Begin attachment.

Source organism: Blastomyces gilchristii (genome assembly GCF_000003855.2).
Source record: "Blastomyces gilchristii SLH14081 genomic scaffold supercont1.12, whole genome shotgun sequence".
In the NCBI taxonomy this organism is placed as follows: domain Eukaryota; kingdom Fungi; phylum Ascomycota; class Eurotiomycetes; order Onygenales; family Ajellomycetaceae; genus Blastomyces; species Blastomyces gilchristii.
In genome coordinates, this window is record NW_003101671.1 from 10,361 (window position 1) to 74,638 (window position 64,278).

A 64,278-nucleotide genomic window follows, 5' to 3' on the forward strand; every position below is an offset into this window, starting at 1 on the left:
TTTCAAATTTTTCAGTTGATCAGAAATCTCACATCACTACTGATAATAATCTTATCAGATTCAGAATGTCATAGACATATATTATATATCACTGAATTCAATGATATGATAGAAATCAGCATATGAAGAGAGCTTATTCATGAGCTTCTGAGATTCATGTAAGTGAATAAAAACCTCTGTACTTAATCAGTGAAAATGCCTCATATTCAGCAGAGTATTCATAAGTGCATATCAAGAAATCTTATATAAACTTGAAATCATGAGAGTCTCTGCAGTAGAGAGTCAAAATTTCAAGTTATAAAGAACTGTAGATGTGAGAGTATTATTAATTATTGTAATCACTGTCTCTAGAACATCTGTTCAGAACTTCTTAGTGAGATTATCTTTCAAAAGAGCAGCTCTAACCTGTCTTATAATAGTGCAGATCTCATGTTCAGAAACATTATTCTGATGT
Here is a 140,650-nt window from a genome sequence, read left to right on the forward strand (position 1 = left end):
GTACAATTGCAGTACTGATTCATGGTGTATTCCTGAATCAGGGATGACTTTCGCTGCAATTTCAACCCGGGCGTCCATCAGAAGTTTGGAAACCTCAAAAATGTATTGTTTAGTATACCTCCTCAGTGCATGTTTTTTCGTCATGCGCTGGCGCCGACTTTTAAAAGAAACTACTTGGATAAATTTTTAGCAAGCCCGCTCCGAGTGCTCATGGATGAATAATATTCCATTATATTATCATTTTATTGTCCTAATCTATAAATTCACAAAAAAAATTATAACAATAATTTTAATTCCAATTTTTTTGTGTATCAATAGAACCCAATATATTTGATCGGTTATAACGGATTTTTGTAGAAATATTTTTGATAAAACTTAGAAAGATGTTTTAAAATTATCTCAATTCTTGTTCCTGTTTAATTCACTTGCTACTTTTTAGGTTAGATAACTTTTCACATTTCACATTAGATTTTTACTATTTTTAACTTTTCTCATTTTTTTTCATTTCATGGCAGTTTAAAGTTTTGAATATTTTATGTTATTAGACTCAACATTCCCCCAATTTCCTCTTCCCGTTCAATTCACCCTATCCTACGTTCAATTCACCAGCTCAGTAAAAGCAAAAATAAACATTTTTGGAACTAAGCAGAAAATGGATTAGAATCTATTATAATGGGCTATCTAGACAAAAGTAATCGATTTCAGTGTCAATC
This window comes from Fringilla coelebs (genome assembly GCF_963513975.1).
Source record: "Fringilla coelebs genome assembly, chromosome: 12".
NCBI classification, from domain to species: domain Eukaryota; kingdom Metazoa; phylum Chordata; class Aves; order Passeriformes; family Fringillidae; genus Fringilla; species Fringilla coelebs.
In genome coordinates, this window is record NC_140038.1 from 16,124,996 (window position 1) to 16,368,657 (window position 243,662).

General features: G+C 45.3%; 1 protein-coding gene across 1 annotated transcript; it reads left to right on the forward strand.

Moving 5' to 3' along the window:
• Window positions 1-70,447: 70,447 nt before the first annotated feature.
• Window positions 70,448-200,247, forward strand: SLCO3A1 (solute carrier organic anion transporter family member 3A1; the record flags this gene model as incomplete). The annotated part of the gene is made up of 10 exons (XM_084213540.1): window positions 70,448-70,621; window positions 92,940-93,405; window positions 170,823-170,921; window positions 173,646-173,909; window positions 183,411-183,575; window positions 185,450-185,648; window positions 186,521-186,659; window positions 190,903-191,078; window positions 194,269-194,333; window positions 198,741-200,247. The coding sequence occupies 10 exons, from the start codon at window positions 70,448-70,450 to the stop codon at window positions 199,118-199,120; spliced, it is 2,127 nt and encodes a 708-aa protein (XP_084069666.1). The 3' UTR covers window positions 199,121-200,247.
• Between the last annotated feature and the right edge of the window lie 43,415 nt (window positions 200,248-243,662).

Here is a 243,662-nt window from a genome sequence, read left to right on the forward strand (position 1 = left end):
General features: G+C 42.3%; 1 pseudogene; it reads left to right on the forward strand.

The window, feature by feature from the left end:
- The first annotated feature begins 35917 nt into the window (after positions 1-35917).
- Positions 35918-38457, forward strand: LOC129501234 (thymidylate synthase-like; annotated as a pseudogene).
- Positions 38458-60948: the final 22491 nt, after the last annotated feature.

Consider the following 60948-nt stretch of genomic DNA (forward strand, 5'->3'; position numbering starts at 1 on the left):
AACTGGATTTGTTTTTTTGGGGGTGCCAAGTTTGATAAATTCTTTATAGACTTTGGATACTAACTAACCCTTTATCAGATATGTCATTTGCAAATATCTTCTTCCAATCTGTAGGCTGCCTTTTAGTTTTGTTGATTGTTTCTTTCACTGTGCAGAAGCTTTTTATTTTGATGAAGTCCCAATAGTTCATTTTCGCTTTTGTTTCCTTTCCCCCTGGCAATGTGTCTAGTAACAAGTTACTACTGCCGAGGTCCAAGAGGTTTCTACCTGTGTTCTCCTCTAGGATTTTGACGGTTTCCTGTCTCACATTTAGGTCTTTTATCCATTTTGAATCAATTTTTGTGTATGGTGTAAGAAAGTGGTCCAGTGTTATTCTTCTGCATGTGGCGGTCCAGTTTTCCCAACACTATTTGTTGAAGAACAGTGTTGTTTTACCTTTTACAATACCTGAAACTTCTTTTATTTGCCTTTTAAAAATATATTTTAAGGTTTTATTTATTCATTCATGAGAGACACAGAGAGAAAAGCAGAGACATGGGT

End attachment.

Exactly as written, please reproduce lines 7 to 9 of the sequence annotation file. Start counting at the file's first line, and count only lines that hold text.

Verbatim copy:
Here is a 140,650-nt window from a genome sequence, read left to right on the forward strand (position 1 = left end):
GTACAATTGCAGTACTGATTCATGGTGTATTCCTGAATCAGGGATGACTTTCGCTGCAATTTCAACCCGGGCGTCCATCAGAAGTTTGGAAACCTCAAAAATGTATTGTTTAGTATACCTCCTCAGTGCATGTTTTTTCGTCATGCGCTGGCGCCGACTTTTAAAAGAAACTACTTGGATAAATTTTTAGCAAGCCCGCTCCGAGTGCTCATGGATGAATAATATTCCATTATATTATCATTTTATTGTCCTAATCTATAAATTCACAAAAAAAATTATAACAATAATTTTAATTCCAATTTTTTTGTGTATCAATAGAACCCAATATATTTGATCGGTTATAACGGATTTTTGTAGAAATATTTTTGATAAAACTTAGAAAGATGTTTTAAAATTATCTCAATTCTTGTTCCTGTTTAATTCACTTGCTACTTTTTAGGTTAGATAACTTTTCACATTTCACATTAGATTTTTACTATTTTTAACTTTTCTCATTTTTTTTCATTTCATGGCAGTTTAAAGTTTTGAATATTTTATGTTATTAGACTCAACATTCCCCCAATTTCCTCTTCCCGTTCAATTCACCCTATCCTACGTTCAATTCACCAGCTCAGTAAAAGCAAAAATAAACATTTTTGGAACTAAGCAGAAAATGGATTAGAATCTATTATAATGGGCTATCTAGACAAAAGTAATCGATTTCAGTGTCAATC
This window comes from Fringilla coelebs (genome assembly GCF_963513975.1).